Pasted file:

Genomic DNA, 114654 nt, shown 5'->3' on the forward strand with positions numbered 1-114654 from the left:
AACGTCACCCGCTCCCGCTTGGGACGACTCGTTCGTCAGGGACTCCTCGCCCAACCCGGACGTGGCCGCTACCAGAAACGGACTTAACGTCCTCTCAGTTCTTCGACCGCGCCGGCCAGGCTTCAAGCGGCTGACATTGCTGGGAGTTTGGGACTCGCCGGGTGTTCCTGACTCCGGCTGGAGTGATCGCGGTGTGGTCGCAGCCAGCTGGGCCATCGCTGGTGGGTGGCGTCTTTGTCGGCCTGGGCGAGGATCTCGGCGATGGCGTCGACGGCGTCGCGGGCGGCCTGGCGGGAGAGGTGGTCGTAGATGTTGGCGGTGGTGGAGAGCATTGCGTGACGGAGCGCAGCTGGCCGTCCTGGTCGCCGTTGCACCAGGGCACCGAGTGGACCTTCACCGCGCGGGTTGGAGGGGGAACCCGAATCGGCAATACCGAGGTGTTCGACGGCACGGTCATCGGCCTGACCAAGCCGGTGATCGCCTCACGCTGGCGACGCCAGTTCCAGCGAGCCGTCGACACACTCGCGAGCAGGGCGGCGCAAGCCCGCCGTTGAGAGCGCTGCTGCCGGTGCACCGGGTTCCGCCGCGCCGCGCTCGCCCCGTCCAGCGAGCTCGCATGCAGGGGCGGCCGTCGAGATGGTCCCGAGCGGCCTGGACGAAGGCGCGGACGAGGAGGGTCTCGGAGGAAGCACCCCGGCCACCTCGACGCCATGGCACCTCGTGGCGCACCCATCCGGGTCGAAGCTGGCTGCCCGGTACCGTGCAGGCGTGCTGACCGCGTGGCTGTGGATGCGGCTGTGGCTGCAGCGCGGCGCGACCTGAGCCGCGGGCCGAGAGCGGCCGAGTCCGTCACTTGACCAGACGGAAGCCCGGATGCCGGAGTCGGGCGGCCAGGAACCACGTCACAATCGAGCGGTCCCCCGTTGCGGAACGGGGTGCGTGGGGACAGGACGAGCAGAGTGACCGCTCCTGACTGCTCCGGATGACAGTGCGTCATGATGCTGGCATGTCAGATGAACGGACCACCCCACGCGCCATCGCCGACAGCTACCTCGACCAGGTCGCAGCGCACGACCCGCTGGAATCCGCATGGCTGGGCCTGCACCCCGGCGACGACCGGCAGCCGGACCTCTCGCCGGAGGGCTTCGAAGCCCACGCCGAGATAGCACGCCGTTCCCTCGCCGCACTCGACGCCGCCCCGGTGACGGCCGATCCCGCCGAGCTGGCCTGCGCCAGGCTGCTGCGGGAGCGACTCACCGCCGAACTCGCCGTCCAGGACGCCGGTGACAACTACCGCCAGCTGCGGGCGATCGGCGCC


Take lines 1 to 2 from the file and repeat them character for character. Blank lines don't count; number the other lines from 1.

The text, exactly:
Genomic DNA, 114654 nt, shown 5'->3' on the forward strand with positions numbered 1-114654 from the left:
AACGTCACCCGCTCCCGCTTGGGACGACTCGTTCGTCAGGGACTCCTCGCCCAACCCGGACGTGGCCGCTACCAGAAACGGACTTAACGTCCTCTCAGTTCTTCGACCGCGCCGGCCAGGCTTCAAGCGGCTGACATTGCTGGGAGTTTGGGACTCGCCGGGTGTTCCTGACTCCGGCTGGAGTGATCGCGGTGTGGTCGCAGCCAGCTGGGCCATCGCTGGTGGGTGGCGTCTTTGTCGGCCTGGGCGAGGATCTCGGCGATGGCGTCGACGGCGTCGCGGGCGGCCTGGCGGGAGAGGTGGTCGTAGATGTTGGCGGTGGTGGAGAGCATTGCGTGACGGAGCGCAGCTGGCCGTCCTGGTCGCCGTTGCACCAGGGCACCGAGTGGACCTTCACCGCGCGGGTTGGAGGGGGAACCCGAATCGGCAATACCGAGGTGTTCGACGGCACGGTCATCGGCCTGACCAAGCCGGTGATCGCCTCACGCTGGCGACGCCAGTTCCAGCGAGCCGTCGACACACTCGCGAGCAGGGCGGCGCAAGCCCGCCGTTGAGAGCGCTGCTGCCGGTGCACCGGGTTCCGCCGCGCCGCGCTCGCCCCGTCCAGCGAGCTCGCATGCAGGGGCGGCCGTCGAGATGGTCCCGAGCGGCCTGGACGAAGGCGCGGACGAGGAGGGTCTCGGAGGAAGCACCCCGGCCACCTCGACGCCATGGCACCTCGTGGCGCACCCATCCGGGTCGAAGCTGGCTGCCCGGTACCGTGCAGGCGTGCTGACCGCGTGGCTGTGGATGCGGCTGTGGCTGCAGCGCGGCGCGACCTGAGCCGCGGGCCGAGAGCGGCCGAGTCCGTCACTTGACCAGACGGAAGCCCGGATGCCGGAGTCGGGCGGCCAGGAACCACGTCACAATCGAGCGGTCCCCCGTTGCGGAACGGGGTGCGTGGGGACAGGACGAGCAGAGTGACCGCTCCTGACTGCTCCGGATGACAGTGCGTCATGATGCTGGCATGTCAGATGAACGGACCACCCCACGCGCCATCGCCGACAGCTACCTCGACCAGGTCGCAGCGCACGACCCGCTGGAATCCGCATGGCTGGGCCTGCACCCCGGCGACGACCGGCAGCCGGACCTCTCGCCGGAGGGCTTCGAAGCCCACGCCGAGATAGCACGCCGTTCCCTCGCCGCACTCGACGCCGCCCCGGTGACGGCCGATCCCGCCGAGCTGGCCTGCGCCAGGCTGCTGCGGGAGCGACTCACCGCCGAACTCGCCGTCCAGGACGCCGGTGACAACTACCGCCAGCTGCGGGCGATCGGCGCC